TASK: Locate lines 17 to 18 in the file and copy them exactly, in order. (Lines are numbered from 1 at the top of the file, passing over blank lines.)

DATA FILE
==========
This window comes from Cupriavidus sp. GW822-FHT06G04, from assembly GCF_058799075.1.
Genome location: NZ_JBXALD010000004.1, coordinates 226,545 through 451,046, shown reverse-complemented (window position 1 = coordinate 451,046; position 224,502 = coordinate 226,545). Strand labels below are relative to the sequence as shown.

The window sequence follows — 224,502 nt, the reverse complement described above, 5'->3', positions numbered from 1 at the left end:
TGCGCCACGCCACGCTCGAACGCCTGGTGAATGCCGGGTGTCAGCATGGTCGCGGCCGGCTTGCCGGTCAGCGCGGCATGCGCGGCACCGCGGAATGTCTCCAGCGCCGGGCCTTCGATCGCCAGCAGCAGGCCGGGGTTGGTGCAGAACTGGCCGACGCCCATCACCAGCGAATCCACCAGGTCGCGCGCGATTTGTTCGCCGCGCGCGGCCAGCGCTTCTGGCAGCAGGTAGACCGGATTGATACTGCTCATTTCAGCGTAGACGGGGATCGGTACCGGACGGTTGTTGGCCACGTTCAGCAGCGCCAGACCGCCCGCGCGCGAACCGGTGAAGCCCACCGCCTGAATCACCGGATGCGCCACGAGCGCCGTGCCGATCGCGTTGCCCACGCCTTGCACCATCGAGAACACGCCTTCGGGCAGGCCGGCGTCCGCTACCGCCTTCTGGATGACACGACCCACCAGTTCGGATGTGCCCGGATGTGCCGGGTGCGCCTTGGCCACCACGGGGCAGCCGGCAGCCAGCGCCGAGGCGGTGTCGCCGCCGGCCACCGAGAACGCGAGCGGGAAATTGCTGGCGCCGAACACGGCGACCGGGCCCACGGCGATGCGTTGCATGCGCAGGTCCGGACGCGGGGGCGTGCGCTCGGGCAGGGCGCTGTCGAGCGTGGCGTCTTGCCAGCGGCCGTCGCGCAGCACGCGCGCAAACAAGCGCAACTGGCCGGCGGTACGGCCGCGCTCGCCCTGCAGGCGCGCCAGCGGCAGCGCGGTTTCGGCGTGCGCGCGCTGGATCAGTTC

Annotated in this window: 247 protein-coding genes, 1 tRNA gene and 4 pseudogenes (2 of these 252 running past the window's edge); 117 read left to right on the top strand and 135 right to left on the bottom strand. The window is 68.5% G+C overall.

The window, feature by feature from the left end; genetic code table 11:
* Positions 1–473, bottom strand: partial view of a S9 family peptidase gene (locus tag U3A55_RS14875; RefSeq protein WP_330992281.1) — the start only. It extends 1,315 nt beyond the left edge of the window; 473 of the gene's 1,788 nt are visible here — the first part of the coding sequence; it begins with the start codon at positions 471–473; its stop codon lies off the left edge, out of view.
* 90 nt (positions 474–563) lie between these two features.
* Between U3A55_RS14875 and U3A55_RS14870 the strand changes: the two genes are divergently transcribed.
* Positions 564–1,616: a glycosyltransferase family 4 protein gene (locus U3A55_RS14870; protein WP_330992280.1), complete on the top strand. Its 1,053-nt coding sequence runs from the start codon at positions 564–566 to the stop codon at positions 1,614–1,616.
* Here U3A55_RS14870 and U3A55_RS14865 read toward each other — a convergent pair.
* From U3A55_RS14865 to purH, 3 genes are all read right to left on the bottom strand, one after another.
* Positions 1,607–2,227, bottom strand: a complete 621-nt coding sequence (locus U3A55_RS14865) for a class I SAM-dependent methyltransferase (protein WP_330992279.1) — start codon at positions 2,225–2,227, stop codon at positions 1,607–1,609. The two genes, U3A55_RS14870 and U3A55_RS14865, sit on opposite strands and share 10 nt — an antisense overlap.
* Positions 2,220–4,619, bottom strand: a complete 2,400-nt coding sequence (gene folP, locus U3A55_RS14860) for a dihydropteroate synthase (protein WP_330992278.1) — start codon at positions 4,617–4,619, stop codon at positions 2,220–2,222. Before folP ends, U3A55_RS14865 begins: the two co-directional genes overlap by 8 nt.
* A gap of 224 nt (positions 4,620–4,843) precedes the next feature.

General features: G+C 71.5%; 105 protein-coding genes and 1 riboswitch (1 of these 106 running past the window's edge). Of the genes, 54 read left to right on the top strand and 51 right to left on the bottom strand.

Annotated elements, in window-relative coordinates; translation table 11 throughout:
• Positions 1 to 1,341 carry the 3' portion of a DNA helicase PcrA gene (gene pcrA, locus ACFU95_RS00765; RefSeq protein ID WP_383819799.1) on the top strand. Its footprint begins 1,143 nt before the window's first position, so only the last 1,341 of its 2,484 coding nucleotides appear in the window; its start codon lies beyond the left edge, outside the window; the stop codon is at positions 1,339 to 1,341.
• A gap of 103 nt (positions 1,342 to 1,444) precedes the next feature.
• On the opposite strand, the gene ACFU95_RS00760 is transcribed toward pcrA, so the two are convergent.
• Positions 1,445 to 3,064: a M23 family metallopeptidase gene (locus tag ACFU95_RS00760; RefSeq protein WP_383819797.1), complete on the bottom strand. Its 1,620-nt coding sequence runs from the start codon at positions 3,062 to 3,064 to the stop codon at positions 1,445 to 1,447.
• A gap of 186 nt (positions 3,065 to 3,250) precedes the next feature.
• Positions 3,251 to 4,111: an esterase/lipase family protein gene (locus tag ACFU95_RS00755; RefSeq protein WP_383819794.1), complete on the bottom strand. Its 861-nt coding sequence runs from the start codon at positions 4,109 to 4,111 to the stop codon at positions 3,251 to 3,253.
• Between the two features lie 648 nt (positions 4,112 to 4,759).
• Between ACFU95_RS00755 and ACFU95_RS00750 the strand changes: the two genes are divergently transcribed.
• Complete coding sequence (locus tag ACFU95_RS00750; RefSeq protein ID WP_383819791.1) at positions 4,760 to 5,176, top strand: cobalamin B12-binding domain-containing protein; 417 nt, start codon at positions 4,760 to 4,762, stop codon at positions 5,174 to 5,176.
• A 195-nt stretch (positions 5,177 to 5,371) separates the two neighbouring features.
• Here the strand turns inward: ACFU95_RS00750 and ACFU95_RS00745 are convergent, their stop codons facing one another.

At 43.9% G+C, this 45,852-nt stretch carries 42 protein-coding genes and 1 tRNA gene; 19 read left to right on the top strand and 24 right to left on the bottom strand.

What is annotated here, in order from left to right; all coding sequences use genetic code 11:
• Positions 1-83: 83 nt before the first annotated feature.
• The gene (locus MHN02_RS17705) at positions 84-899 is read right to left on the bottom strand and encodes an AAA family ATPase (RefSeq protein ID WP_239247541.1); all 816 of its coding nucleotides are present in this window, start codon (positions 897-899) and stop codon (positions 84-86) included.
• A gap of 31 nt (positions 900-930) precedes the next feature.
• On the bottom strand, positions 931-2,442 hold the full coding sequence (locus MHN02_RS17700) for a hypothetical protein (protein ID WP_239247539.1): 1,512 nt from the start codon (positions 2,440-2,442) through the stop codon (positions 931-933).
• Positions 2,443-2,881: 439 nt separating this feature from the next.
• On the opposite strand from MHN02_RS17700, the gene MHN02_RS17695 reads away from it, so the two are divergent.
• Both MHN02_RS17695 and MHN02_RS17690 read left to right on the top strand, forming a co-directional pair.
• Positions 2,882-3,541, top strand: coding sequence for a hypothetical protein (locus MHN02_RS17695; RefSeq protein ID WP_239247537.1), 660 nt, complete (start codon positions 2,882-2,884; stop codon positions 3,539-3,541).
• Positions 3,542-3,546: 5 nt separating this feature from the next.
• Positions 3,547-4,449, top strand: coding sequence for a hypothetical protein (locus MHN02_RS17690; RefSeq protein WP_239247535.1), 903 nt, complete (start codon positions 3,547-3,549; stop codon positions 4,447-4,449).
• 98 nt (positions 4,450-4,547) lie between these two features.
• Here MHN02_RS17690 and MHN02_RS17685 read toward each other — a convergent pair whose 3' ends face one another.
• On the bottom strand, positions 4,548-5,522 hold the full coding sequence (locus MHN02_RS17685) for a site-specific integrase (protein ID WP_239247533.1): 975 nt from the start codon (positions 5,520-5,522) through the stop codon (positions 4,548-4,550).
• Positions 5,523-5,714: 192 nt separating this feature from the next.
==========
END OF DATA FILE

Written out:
Annotated elements, in window-relative coordinates; translation table 11 throughout:
• Positions 1 to 1,341 carry the 3' portion of a DNA helicase PcrA gene (gene pcrA, locus ACFU95_RS00765; RefSeq protein ID WP_383819799.1) on the top strand. Its footprint begins 1,143 nt before the window's first position, so only the last 1,341 of its 2,484 coding nucleotides appear in the window; its start codon lies beyond the left edge, outside the window; the stop codon is at positions 1,339 to 1,341.